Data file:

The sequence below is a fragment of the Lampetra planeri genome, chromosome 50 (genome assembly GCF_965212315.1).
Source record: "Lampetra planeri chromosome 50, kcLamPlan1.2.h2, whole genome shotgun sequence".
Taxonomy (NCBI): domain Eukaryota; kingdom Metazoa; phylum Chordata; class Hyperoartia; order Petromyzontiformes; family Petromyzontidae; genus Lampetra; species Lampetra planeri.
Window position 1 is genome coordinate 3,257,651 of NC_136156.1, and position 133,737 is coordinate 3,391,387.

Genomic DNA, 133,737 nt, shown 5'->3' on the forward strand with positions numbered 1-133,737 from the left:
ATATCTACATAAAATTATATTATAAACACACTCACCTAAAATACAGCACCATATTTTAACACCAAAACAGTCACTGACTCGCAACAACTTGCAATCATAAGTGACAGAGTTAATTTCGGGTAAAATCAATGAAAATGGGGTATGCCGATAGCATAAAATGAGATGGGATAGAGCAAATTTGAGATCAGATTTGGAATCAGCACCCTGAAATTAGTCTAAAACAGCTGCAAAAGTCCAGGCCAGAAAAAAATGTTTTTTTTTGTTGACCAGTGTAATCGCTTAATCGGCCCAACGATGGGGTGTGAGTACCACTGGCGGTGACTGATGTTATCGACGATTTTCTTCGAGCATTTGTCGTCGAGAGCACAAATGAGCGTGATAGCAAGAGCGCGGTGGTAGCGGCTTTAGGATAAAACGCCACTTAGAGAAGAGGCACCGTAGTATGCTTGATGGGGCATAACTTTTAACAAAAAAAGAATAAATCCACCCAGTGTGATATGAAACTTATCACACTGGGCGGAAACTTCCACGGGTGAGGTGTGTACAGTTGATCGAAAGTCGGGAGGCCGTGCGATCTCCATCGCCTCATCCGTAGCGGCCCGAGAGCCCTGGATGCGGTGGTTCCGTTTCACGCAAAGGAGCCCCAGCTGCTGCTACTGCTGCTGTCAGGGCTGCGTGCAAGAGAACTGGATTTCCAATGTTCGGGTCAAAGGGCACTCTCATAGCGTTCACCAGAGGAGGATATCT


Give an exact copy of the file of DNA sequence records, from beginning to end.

The sequence below is a fragment of the Lampetra planeri genome, chromosome 50 (genome assembly GCF_965212315.1).
Source record: "Lampetra planeri chromosome 50, kcLamPlan1.2.h2, whole genome shotgun sequence".
Taxonomy (NCBI): domain Eukaryota; kingdom Metazoa; phylum Chordata; class Hyperoartia; order Petromyzontiformes; family Petromyzontidae; genus Lampetra; species Lampetra planeri.
Window position 1 is genome coordinate 3,257,651 of NC_136156.1, and position 133,737 is coordinate 3,391,387.

Genomic DNA, 133,737 nt, shown 5'->3' on the forward strand with positions numbered 1-133,737 from the left:
ATATCTACATAAAATTATATTATAAACACACTCACCTAAAATACAGCACCATATTTTAACACCAAAACAGTCACTGACTCGCAACAACTTGCAATCATAAGTGACAGAGTTAATTTCGGGTAAAATCAATGAAAATGGGGTATGCCGATAGCATAAAATGAGATGGGATAGAGCAAATTTGAGATCAGATTTGGAATCAGCACCCTGAAATTAGTCTAAAACAGCTGCAAAAGTCCAGGCCAGAAAAAAATGTTTTTTTTTGTTGACCAGTGTAATCGCTTAATCGGCCCAACGATGGGGTGTGAGTACCACTGGCGGTGACTGATGTTATCGACGATTTTCTTCGAGCATTTGTCGTCGAGAGCACAAATGAGCGTGATAGCAAGAGCGCGGTGGTAGCGGCTTTAGGATAAAACGCCACTTAGAGAAGAGGCACCGTAGTATGCTTGATGGGGCATAACTTTTAACAAAAAAAGAATAAATCCACCCAGTGTGATATGAAACTTATCACACTGGGCGGAAACTTCCACGGGTGAGGTGTGTACAGTTGATCGAAAGTCGGGAGGCCGTGCGATCTCCATCGCCTCATCCGTAGCGGCCCGAGAGCCCTGGATGCGGTGGTTCCGTTTCACGCAAAGGAGCCCCAGCTGCTGCTACTGCTGCTGTCAGGGCTGCGTGCAAGAGAACTGGATTTCCAATGTTCGGGTCAAAGGGCACTCTCATAGCGTTCACCAGAGGAGGATATCT